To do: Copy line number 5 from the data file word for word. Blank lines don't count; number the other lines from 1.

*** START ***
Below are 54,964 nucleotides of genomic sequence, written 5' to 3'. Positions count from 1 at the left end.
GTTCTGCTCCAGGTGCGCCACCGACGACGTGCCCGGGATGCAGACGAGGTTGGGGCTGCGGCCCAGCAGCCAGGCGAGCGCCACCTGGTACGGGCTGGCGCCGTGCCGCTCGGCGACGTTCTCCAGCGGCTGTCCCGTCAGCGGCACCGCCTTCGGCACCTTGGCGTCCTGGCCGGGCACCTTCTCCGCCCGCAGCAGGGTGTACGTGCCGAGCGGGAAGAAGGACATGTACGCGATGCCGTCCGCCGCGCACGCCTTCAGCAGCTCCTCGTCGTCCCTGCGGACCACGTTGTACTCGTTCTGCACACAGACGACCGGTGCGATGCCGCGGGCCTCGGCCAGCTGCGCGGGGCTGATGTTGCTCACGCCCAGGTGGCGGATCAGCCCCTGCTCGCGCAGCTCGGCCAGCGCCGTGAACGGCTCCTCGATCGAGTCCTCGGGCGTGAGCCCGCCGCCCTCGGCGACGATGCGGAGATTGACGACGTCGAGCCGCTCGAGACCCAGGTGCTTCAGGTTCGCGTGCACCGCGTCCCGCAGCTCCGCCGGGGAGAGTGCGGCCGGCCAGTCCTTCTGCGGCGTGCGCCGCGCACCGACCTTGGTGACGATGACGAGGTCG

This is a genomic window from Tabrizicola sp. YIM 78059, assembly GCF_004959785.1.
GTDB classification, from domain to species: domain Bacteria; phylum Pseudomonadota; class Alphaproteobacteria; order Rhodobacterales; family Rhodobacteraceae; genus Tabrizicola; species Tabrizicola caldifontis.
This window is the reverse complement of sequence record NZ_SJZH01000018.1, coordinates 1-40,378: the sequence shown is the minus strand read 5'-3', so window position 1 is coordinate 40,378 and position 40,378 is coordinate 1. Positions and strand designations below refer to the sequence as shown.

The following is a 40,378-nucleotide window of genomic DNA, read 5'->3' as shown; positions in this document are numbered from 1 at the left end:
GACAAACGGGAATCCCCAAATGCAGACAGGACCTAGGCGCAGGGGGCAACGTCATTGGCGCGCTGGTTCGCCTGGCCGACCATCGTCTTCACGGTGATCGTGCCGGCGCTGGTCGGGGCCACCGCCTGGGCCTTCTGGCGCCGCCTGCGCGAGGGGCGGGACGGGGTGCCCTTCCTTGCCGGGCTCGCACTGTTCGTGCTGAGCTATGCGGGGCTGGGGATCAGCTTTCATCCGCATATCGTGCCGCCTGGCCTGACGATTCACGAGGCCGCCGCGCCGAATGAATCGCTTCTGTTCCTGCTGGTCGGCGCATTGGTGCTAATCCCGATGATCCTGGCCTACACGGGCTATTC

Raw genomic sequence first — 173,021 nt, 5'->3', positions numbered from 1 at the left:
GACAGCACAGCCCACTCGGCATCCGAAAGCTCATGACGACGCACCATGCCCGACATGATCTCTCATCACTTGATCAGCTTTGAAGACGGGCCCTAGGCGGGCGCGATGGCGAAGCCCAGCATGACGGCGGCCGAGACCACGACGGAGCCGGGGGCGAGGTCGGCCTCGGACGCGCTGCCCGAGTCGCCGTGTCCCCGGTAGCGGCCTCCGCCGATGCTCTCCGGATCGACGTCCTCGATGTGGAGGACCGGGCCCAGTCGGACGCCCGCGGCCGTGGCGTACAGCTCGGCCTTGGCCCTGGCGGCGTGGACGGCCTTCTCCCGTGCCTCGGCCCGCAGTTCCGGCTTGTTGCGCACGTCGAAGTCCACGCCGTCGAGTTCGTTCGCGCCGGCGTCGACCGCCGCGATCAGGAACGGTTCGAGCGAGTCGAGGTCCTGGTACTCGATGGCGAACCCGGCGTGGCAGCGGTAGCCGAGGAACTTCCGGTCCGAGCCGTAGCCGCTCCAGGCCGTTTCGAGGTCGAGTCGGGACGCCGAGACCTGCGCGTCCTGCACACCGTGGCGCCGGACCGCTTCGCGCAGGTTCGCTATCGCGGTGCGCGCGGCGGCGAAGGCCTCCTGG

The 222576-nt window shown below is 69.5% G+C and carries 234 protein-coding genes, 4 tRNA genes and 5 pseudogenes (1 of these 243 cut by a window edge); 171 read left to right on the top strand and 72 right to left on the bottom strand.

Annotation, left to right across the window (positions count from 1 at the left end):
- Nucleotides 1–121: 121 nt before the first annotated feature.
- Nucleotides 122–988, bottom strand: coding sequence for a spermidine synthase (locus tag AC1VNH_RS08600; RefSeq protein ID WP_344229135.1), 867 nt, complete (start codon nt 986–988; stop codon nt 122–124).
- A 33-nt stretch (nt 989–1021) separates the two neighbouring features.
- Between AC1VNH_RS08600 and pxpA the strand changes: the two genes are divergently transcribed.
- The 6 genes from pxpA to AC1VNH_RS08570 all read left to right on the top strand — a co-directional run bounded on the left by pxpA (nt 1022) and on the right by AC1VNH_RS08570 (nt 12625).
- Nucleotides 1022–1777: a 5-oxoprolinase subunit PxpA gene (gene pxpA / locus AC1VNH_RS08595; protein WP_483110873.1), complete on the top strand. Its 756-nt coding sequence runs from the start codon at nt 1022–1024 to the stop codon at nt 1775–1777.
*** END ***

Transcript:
This window is the reverse complement of sequence record NZ_SJZH01000018.1, coordinates 1-40,378: the sequence shown is the minus strand read 5'-3', so window position 1 is coordinate 40,378 and position 40,378 is coordinate 1. Positions and strand designations below refer to the sequence as shown.